Most of our respondents spent their formative years during Awami League rule, and some felt that this aspect would have a bearing on the upcoming election. 21.4 percent of them said that they did not think their votes would count, and as many as 87.5 percent of the respondents—and 100 percent of the interviewees—opined that they did not believe the elections would be free and fair. Zahra Zain, 18, who just completed her 'A' Levels, said, matter-of-factly, “What does it matter who I vote for? All of us know who will come back to power.”

Ahnaf Ahmed, 25, who is completing his Masters in development studies at BRAC University, voiced similar concerns, jokingly adding he would only vote if the “queues are not too long.” He explained, “It's my first-time voting, so there's the novelty factor. But beyond that, I don't care much about it because it's quite pointless whether we vote or not.”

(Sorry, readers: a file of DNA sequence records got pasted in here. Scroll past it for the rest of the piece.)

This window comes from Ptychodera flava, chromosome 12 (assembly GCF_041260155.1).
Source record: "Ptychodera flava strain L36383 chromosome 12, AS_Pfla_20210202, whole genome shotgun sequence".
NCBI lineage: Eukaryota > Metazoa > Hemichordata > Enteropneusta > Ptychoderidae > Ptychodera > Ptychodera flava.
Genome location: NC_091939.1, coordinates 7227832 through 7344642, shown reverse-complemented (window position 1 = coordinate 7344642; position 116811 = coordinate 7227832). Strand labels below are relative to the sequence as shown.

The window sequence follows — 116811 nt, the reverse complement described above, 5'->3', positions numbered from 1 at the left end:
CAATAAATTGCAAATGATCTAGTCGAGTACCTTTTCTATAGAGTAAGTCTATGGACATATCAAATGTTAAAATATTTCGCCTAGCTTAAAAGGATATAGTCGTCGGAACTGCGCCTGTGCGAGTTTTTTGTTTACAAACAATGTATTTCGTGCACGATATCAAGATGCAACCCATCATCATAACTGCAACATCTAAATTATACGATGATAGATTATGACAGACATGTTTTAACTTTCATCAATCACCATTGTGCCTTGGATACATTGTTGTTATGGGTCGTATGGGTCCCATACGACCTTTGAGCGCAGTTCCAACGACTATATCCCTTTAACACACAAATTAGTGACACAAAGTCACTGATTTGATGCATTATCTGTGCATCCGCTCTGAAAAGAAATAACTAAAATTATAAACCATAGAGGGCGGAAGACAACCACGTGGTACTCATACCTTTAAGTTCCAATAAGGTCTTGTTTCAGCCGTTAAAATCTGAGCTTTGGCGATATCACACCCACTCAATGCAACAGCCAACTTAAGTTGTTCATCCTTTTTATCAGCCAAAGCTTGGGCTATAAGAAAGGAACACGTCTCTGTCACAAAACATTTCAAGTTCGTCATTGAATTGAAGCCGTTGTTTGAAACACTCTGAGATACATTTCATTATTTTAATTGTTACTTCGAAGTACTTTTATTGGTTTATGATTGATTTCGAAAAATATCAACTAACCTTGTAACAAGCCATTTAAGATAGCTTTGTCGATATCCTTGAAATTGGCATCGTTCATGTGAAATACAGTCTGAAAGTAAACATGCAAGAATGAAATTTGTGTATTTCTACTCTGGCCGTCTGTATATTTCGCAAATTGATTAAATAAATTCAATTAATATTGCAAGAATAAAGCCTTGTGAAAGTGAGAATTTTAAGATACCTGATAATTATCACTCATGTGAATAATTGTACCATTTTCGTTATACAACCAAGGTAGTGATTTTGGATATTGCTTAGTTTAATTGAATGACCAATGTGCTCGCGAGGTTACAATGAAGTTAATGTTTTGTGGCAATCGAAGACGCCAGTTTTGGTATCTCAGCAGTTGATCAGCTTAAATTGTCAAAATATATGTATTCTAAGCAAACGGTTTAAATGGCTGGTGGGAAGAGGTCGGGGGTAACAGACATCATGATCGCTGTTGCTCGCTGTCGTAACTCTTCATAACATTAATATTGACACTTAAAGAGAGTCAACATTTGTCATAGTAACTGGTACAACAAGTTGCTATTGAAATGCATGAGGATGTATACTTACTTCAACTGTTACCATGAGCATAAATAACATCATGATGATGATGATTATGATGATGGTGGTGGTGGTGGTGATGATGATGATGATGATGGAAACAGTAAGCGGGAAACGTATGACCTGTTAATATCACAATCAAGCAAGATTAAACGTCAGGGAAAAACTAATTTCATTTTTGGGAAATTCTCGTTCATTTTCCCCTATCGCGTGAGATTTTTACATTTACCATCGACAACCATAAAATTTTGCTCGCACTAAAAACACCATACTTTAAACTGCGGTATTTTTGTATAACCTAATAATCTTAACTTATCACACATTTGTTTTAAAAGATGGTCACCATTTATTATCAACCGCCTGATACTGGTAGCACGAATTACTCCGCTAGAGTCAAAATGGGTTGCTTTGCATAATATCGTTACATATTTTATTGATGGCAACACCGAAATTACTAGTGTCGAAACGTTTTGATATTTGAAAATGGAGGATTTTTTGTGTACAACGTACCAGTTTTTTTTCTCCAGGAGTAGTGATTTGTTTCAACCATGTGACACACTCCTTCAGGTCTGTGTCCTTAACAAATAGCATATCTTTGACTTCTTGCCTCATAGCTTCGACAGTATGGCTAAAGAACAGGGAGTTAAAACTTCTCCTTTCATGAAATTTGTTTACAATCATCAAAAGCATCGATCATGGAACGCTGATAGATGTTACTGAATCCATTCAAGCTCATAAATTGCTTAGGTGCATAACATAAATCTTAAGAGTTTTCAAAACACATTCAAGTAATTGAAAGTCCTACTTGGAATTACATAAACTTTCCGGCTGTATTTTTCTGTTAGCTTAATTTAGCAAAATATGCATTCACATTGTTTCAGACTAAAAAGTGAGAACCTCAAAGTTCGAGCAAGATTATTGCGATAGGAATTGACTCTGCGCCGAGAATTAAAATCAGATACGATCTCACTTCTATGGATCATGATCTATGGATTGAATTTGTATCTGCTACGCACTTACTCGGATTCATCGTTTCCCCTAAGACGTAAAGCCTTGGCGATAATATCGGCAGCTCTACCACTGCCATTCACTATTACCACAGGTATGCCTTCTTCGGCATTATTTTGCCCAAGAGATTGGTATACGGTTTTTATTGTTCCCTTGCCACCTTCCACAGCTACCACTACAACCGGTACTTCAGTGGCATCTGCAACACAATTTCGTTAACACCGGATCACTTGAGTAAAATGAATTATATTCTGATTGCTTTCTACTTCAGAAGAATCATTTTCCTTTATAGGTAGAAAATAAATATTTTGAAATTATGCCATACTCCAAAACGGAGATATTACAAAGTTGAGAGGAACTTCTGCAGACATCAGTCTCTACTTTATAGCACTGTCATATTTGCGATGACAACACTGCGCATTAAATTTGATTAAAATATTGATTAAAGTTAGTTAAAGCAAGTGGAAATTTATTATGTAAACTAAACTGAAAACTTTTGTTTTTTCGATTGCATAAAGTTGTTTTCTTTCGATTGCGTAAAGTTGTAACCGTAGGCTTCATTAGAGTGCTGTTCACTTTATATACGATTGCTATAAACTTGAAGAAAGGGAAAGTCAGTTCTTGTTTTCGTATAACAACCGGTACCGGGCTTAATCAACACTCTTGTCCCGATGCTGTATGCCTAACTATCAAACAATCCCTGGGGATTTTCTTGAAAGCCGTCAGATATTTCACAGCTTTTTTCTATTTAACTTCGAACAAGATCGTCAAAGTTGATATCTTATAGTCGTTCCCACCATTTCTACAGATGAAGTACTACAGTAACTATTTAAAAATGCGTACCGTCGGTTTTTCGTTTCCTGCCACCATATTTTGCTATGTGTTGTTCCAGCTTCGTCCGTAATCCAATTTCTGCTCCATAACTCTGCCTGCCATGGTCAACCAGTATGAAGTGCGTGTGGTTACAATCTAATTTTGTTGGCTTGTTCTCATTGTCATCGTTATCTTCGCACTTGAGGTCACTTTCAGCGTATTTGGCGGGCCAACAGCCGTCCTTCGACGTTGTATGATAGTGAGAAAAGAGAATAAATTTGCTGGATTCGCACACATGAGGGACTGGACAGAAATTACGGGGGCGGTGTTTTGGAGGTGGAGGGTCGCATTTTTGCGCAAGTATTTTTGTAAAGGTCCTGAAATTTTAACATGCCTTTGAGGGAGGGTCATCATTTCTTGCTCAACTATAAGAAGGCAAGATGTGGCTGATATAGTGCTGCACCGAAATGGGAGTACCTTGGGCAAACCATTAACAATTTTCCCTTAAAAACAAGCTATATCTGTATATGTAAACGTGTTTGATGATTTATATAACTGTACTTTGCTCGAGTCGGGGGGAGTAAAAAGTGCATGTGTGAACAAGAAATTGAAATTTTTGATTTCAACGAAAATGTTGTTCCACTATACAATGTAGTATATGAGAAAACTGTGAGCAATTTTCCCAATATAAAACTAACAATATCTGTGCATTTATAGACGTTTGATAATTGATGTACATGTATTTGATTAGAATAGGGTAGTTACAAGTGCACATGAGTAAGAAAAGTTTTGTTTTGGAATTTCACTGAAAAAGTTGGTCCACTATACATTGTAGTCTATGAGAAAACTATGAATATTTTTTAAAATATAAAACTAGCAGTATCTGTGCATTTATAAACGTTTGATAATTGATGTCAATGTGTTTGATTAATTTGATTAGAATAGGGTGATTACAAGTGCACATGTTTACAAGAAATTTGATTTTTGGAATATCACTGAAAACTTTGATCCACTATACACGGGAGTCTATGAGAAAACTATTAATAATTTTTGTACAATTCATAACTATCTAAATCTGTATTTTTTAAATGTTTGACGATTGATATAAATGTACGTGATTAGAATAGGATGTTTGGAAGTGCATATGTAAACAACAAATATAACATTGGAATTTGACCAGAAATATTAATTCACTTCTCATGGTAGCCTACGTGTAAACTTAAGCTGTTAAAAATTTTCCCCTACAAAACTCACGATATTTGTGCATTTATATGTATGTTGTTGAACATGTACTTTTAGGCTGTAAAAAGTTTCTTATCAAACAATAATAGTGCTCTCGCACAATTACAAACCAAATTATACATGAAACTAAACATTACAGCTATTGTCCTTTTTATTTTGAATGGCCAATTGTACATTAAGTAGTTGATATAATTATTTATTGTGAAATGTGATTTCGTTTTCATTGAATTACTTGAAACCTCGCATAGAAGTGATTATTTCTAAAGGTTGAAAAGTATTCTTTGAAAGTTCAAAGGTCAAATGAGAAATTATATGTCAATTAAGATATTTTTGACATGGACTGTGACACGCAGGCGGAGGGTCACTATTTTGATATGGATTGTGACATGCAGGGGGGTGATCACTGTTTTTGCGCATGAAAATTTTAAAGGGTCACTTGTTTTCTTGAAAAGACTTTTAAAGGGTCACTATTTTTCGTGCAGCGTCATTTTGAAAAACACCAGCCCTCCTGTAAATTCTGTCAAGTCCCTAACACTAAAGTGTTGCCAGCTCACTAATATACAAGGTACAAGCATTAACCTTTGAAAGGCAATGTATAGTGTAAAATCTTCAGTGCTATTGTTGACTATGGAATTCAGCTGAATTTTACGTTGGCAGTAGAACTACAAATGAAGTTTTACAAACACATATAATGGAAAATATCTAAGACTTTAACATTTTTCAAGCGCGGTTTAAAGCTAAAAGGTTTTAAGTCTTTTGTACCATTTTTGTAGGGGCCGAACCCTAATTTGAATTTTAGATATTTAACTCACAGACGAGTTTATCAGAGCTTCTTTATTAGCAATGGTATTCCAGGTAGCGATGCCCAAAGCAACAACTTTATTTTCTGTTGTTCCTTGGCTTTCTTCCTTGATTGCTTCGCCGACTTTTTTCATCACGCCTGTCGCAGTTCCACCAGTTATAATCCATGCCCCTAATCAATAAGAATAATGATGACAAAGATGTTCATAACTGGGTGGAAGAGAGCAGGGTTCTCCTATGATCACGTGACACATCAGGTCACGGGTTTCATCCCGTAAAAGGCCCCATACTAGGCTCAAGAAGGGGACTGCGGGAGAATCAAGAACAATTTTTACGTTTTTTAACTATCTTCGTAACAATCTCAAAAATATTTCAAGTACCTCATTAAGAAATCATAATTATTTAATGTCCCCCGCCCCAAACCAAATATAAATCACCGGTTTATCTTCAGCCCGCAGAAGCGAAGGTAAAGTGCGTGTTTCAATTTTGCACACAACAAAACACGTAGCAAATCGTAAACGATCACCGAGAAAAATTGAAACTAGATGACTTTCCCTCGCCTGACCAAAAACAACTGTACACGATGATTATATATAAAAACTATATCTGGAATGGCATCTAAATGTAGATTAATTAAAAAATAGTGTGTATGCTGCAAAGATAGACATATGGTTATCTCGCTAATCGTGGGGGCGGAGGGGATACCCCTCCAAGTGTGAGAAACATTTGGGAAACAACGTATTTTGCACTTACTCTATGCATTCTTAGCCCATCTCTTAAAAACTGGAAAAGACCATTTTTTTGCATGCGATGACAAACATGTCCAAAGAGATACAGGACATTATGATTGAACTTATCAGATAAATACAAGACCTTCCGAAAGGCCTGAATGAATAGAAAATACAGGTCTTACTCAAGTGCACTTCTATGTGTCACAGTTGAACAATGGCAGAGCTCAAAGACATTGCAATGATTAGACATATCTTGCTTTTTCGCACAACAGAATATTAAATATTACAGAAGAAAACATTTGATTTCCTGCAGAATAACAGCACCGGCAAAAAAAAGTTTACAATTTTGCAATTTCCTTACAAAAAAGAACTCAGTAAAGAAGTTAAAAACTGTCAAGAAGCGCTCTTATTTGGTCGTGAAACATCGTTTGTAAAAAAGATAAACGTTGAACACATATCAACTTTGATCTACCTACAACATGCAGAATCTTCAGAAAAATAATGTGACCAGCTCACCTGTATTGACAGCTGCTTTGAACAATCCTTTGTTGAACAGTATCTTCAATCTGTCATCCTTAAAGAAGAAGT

Asked why she did not think the elections would be fair, 26-year-old graduate student Mim Hasan said, “So many BNP candidates are being arrested right before the elections, not to mention the attacks that are taking place every day. I really don't see a 'level playing field' and I feel the EC is failing to ensure this.”

“I don't think it is possible to hold a fair election by the government in power. Our political parties have always tried to stay in power by any means, so hoping that they will let any other party topple them through a fair election seems impossible,” argued Marzuka Esha, a recent graduate from the University of Dhaka.